New Report Focuses on Decreasing ATM Fees and Increasing Access

 

EBT Report cover

The California Reinvestment Coalition (CRC), a nonprofit, released a new report earlier this month focused on the ATM fees charged to people in order to access their public benefits in California and how that can be improved.  (In a 2014 report, CRC detailed how public benefit recipients in California pay $19 million a year in ATM fees to access their benefits.)

“During the past several years, we’ve worked with a coalition of committed advocates to understand how and why millions of dollars in public benefits were being diverted to ATM fees,” explains Andrea Luquetta-Kern, deputy director at CRC and the author of the new report.

“After hearing from our coalition and from consumers about these outrageous costs, the state of California took steps to address this problem.The state’s new EBT (Electronic Benefit Transfer) services contract that will start in 2018 promises to more than double access to free ATMs for public assistance recipients by providing free withdrawals through at least two major ATM networks, including at all Bank of America ATMs throughout California.”

Findings from the report, which is based on focus groups, interviews, and research by CRC:

Californians are interested in having their benefits directly deposited into a bank account, and like the idea of using a debit card instead of an EBT card because of the reduced costs, ease of use, and less stigma.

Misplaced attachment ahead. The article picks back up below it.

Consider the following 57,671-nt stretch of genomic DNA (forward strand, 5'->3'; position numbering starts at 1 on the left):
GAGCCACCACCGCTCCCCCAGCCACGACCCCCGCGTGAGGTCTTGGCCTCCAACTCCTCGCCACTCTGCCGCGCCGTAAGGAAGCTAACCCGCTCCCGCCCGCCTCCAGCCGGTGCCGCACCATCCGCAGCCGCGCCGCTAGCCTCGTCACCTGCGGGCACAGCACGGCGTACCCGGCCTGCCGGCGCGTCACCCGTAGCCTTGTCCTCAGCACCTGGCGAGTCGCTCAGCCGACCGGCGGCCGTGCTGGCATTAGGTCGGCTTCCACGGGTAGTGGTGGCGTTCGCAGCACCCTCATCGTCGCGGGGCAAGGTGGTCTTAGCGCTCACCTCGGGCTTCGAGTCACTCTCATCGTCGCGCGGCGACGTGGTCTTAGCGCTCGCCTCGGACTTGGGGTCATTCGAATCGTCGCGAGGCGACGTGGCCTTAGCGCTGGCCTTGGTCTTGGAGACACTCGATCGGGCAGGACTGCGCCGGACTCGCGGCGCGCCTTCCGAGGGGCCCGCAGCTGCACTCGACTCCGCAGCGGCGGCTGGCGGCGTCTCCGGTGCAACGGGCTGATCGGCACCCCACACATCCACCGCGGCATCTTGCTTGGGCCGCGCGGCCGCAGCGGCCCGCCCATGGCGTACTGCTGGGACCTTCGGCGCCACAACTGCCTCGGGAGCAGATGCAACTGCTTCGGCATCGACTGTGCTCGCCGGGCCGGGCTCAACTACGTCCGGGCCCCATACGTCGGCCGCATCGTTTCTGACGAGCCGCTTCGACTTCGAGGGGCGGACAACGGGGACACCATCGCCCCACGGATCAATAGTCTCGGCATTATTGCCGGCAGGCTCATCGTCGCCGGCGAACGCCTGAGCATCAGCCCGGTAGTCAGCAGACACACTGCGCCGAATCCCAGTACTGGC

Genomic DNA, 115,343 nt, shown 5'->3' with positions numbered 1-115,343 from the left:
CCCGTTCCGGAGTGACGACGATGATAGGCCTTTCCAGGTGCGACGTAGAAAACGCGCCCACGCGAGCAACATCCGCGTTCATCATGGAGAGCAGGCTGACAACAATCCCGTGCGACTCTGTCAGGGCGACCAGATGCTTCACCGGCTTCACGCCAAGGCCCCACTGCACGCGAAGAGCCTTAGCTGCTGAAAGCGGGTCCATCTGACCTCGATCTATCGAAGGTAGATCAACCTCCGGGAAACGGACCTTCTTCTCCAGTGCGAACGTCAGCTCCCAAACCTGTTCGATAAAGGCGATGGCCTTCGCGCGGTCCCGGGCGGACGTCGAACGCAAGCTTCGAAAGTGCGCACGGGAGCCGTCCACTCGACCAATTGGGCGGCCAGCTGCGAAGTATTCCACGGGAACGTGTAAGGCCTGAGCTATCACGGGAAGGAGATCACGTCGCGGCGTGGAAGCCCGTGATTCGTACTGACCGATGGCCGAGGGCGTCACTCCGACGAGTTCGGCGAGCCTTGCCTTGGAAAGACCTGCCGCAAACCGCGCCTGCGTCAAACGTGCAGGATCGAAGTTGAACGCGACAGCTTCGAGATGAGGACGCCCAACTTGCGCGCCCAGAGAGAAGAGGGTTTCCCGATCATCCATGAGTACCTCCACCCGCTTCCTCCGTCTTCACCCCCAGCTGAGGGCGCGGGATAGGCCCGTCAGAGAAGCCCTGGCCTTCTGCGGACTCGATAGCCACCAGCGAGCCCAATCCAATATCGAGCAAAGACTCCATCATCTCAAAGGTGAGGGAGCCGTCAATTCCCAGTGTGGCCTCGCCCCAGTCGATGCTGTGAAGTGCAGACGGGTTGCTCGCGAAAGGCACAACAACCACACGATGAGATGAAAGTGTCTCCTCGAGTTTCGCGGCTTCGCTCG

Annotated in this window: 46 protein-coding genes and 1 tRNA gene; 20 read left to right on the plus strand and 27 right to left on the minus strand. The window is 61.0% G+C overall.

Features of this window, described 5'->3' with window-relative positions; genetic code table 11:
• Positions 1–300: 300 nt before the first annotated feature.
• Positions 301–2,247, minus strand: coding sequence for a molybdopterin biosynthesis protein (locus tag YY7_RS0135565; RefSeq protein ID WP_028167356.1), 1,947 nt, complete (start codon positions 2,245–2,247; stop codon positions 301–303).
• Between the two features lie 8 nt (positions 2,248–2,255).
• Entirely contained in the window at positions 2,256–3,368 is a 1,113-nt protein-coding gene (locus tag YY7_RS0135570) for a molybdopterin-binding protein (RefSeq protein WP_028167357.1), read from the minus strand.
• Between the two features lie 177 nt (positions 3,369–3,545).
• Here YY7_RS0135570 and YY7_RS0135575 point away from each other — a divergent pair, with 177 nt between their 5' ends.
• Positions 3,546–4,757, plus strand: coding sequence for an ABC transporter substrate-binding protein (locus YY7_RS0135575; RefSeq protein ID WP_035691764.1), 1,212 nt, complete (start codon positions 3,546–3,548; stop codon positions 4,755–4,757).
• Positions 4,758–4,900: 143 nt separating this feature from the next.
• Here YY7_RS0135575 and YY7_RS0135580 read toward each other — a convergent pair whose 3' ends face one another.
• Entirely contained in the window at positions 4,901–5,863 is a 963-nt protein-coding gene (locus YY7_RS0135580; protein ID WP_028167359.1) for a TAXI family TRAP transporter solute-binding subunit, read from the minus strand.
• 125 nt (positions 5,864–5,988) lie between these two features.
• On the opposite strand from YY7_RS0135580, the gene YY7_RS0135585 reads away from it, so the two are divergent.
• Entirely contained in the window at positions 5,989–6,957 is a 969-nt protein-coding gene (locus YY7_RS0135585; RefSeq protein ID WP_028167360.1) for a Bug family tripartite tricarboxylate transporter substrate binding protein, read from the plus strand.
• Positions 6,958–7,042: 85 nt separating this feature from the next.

However, many recipients have deep mistrust of bank fees, fear government over-reach once they granted access to their personal bank accounts to make deposits, and need more certainty about the process and length of time it could take to set up direct deposit.

In response, CRC recommends that social services agencies statewide:

1. Ensure access to safe, affordable bank accounts such as those that will not overdraft and meet CRC’s SafeMoney standards or national Bank On standards.
2. Provide a transparent and efficient process for setting up direct deposit after first ensuring that families who need access to cash aid immediately are provided with functioning EBT cards on the same day as program enrollment.
3. Build trust by educating aid recipients on their privacy rights, including that county agencies will not and legally cannot peer into personal bank account activity or directly confiscate aid already deposited into accounts.
4. Keep direct deposit as a choice, not a requirement that families can opt for as their needs and preferences dictate.

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In Case You Missed It: Bank of America to repay Arizona inmates for debit card fees

Earlier this summer, the Arizona Republic published a story about about Bank of America reaching a settlement over prepaid card fees that it charged to Arizona inmates.

Bank of America was given an exclusive contract with the Arizona Department of Corrections to provide prepaid cards to formerly incarcerated people.  However, according to accounts from these former prisoners, the fees that B of A charged was unclear and/or were higher than what other customers were charged.

In our “Prepaid Cards 101″ guide, CRC cautions consumers that prepaid cards may have costly fees that aren’t always clearly described.

According to the Arizona Republic, BofA reached a pre-settlement and agreed to no longer charge the fees.  The bank also agreed to pay $168,789 in compensation to potentially 70,000 former inmates if they all decided to file a claim.